First #Report of #Coronaviruses in Northern #European #Bats (Vector Borne Zoo Dis., abstract)

[Source: Vector Borne and Zoonotic Diseases, full page: (LINK). Abstract, edited.]

First Report of Coronaviruses in Northern European Bats

Ilkka Kivistö, Eeva-Maria Tidenberg, Thomas Lilley, Kati Suominen, Kristian M. Forbes, Olli Vapalahti, Anita Huovilainen, and Tarja Sironen

Published Online: 10 Sep 2019 / DOI:



Coronaviruses (CoVs) represent a global public health threat, exemplified by the severe acute respiratory syndrome (SARS) and Middle East respiratory syndrome (MERS) outbreaks. Using fecal samples collected from five bat species between 2014 and 2016 in Finland and RT-PCR, RT-qPCR, and NGS, we identified CoVs in 10 of 79 (13%) samples, including two novel bat species–CoV relationships. Phylogenetic analysis revealed Alphacoronavirus and Betacoronavirus species clustered among previously identified bat and human viruses. These results expand the known northern distribution and host species range of bat-borne CoVs.

Keywords: Coronavirus; Betacoronavirus; Alphacoronavirus; Bats; Wildlife; Finland.



#Usutu Virus #Epizootic in #Belgium in 2017 and 2018: Evidence of Virus Endemization and Ongoing Introduction Events (Vector Borne Zoo Dis., abstract)

[Source: Vector-Borne and Zoonotic Diseases, full page: (LINK). Abstract, edited.]

Usutu Virus Epizootic in Belgium in 2017 and 2018: Evidence of Virus Endemization and Ongoing Introduction Events

Emna Benzarti, Michaël Sarlet, Mathieu Franssen, Daniel Cadar, Jonas Schmidt-Chanasit, Jose Felipe Rivas, Annick Linden, Daniel Desmecht, and Mutien Garigliany

Published Online: 3 Sep 2019 / DOI:



Wildlife surveillance allowed the monitoring of the zoonotic mosquito-borne Usutu virus (USUV) in birds and bats (Pipistrellus pipistrellus) in southern Belgium in 2017 and 2018. USUV-RNA was detected in 69 birds (of 253) from 15 species, among which 7 species had not previously been reported to be susceptible to the infection. Similarly, 2 bats (of 10) were detected positive by reverse transcriptase quantitative polymerase chain reaction (RT-qPCR). USUV-associated lesions were mainly found in Eurasian Blackbirds (Turdus merula), in which USUV antigens were demonstrated by immunohistochemistry in the brain, heart, liver, kidney, intestine, and lung. Partial nonstructural protein 5 gene-based phylogenetic analysis showed several identical or closely related strains from 2016, 2017, and 2018 clustering together within Europe 3 or Africa 3 lineages. Further, one USUV strain detected in a common chaffinch (Fringilla coelebs) manifested a close genetic relationship with the European 1 strains circulating in Hungary and Austria. Our data provide evidence of USUV endemization in southern Belgium in local birds and bats, extension of the host range of the virus and ongoing virus introduction from abroad, likely by migratory birds. Our results highlight the need for vigilance in the forthcoming years toward new virus-associated outbreaks in birds and possible human infections in Belgium.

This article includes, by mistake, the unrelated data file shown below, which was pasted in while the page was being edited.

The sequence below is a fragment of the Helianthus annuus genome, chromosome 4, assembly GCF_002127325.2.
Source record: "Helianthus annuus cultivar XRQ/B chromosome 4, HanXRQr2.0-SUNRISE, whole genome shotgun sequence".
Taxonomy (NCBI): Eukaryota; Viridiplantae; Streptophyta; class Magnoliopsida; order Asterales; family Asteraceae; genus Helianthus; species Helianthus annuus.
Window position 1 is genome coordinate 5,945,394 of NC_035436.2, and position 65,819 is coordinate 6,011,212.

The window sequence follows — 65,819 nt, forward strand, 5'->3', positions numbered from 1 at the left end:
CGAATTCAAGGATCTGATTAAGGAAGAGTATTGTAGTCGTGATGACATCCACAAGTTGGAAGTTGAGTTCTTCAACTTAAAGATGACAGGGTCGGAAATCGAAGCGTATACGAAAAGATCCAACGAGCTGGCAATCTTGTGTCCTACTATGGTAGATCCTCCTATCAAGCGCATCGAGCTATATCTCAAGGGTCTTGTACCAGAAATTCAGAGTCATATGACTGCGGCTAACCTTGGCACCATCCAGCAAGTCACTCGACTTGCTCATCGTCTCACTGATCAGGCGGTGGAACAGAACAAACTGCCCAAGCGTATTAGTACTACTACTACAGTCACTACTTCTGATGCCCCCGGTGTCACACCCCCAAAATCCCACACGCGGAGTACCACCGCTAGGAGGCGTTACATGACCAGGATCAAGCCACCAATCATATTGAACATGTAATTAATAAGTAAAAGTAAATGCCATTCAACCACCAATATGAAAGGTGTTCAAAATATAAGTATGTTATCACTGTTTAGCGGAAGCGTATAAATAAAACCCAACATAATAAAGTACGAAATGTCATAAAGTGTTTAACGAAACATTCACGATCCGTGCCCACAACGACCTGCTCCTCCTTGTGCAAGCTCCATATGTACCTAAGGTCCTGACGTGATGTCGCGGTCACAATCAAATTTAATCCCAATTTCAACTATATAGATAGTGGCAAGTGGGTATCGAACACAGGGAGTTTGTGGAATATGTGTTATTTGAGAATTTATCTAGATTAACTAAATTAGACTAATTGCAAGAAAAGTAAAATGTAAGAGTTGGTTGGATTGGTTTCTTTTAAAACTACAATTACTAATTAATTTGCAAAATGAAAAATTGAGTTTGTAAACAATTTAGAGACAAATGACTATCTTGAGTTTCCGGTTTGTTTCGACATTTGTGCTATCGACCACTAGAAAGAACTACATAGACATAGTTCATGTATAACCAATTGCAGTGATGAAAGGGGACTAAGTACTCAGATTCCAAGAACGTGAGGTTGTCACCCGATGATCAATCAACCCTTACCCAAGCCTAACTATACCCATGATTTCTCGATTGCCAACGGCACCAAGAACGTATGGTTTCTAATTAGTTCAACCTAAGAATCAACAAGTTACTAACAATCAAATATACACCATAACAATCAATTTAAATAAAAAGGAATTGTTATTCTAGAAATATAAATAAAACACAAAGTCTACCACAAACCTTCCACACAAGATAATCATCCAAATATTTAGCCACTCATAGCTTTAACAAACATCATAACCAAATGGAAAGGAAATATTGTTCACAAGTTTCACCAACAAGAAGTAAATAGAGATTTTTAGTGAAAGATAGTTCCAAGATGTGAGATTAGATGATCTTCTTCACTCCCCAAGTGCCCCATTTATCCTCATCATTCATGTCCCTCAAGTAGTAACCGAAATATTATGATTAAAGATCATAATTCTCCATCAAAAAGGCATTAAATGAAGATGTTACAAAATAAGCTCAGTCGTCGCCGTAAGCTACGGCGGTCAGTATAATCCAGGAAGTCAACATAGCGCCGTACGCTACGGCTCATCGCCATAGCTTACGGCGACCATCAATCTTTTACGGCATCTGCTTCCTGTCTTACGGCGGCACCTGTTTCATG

Keywords: Usutu virus; Bats; Wild Birds; Belgium.


Identification of Diverse #Bat #Alphacoronaviruses and #Betacoronaviruses in #China Provides New Insights Into the Evolution and Origin of Coronavirus-Related Diseases (Front Microbiol., abstract)

[Source: US National Library of Medicine, full page: (LINK). Abstract, edited.]

Front Microbiol. 2019 Aug 14;10:1900. doi: 10.3389/fmicb.2019.01900. eCollection 2019.

Identification of Diverse Bat Alphacoronaviruses and Betacoronaviruses in China Provides New Insights Into the Evolution and Origin of Coronavirus-Related Diseases.

Han Y1, Du J1, Su H1, Zhang J2, Zhu G3, Zhang S2, Wu Z1, Jin Q1.

Author information: 1 NHC Key Laboratory of Systems Biology of Pathogens, Institute of Pathogen Biology, Chinese Academy of Medical Sciences and Peking Union Medical College, Beijing, China. 2 Key Laboratory of Zoonosis of Liaoning Province, College of Animal Science and Veterinary Medicine, Shenyang Agricultural University, Shenyang, China. 3 EcoHealth Alliance, New York, NY, United States.